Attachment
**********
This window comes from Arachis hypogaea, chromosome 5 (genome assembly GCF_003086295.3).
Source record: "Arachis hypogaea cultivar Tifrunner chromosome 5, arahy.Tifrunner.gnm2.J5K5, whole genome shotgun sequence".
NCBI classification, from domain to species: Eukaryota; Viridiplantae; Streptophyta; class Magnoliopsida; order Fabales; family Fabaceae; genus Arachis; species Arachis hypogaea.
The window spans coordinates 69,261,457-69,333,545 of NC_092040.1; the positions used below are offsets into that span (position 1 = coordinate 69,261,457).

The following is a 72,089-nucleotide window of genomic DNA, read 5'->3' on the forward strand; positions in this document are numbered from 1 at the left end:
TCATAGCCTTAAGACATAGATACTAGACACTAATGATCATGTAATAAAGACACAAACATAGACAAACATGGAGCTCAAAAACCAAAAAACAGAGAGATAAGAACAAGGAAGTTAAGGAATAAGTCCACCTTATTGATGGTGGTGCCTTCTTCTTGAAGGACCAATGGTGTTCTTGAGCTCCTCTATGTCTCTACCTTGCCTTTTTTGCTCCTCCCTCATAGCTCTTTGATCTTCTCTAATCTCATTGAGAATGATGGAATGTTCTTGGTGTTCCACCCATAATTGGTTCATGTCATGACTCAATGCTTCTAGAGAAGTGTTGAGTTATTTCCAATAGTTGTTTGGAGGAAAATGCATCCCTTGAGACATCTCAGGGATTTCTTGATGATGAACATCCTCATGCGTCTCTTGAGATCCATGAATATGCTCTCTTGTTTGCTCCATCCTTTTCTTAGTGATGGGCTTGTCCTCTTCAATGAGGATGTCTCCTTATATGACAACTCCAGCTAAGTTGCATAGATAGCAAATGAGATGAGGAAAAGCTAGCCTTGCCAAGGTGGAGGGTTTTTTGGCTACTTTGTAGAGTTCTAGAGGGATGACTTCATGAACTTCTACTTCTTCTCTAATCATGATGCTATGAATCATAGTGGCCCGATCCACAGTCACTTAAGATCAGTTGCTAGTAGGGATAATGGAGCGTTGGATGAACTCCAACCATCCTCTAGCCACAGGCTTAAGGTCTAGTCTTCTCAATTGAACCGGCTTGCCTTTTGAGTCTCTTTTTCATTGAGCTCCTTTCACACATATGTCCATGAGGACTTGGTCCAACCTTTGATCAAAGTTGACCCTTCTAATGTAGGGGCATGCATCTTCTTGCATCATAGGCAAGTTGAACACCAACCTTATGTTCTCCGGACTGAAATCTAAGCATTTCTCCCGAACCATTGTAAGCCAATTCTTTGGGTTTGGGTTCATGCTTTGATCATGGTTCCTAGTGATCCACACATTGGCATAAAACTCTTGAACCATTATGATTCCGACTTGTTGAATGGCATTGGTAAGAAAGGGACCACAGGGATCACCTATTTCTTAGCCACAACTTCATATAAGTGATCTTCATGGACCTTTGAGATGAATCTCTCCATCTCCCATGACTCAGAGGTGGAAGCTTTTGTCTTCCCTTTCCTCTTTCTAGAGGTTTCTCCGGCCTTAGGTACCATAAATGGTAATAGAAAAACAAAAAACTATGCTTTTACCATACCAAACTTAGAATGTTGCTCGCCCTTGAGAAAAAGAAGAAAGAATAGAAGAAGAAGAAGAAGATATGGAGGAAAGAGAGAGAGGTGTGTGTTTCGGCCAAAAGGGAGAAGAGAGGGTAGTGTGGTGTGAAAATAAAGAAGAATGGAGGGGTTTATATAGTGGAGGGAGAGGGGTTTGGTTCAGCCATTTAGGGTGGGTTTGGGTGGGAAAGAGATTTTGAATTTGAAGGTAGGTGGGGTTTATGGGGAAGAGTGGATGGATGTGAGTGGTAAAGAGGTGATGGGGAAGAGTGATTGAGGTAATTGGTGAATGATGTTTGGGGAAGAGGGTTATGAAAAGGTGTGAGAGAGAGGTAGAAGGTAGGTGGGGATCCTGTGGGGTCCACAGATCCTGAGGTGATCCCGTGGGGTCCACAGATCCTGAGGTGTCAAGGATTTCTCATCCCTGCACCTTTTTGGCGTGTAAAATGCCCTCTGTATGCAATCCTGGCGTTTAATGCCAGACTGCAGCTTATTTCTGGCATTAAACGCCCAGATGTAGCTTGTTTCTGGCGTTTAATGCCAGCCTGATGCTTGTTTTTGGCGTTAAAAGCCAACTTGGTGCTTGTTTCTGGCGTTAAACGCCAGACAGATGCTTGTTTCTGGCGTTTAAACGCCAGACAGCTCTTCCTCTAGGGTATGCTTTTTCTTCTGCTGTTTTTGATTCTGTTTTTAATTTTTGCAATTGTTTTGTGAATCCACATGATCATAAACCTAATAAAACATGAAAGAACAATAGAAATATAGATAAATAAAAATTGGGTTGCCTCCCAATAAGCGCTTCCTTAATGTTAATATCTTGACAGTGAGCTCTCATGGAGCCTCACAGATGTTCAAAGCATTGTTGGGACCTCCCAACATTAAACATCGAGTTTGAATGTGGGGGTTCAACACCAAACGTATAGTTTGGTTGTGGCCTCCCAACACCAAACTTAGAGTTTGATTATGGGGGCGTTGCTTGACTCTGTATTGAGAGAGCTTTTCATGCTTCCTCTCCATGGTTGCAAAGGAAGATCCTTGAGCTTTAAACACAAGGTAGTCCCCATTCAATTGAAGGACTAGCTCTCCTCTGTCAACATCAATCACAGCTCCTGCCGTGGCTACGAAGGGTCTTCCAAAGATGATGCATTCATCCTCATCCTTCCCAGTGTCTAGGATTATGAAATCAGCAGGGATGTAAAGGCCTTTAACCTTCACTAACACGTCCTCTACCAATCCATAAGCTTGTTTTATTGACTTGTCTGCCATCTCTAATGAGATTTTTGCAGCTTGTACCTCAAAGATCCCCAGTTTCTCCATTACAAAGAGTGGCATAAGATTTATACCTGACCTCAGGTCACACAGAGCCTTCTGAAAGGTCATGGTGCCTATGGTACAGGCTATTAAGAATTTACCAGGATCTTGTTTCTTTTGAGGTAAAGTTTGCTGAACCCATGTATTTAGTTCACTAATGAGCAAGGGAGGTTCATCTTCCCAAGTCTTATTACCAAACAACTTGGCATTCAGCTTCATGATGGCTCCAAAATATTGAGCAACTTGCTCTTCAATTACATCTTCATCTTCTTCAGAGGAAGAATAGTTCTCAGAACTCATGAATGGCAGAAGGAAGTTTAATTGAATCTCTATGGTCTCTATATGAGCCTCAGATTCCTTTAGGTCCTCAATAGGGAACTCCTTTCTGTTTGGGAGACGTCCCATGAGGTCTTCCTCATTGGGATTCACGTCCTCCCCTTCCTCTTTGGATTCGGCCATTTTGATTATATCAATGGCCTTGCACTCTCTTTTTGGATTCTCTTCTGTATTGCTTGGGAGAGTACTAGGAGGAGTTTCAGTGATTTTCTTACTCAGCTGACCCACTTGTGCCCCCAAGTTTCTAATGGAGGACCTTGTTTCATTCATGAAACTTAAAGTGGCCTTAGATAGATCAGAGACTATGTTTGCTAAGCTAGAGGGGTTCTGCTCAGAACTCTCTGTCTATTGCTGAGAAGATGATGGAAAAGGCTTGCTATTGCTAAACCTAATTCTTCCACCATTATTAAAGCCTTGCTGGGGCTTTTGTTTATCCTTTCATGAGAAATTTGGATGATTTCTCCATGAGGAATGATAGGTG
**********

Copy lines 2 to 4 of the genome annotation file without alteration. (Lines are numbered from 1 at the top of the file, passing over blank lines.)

Source record: "Arachis hypogaea cultivar Tifrunner chromosome 5, arahy.Tifrunner.gnm2.J5K5, whole genome shotgun sequence".
NCBI classification, from domain to species: Eukaryota; Viridiplantae; Streptophyta; class Magnoliopsida; order Fabales; family Fabaceae; genus Arachis; species Arachis hypogaea.
The window spans coordinates 69,261,457-69,333,545 of NC_092040.1; the positions used below are offsets into that span (position 1 = coordinate 69,261,457).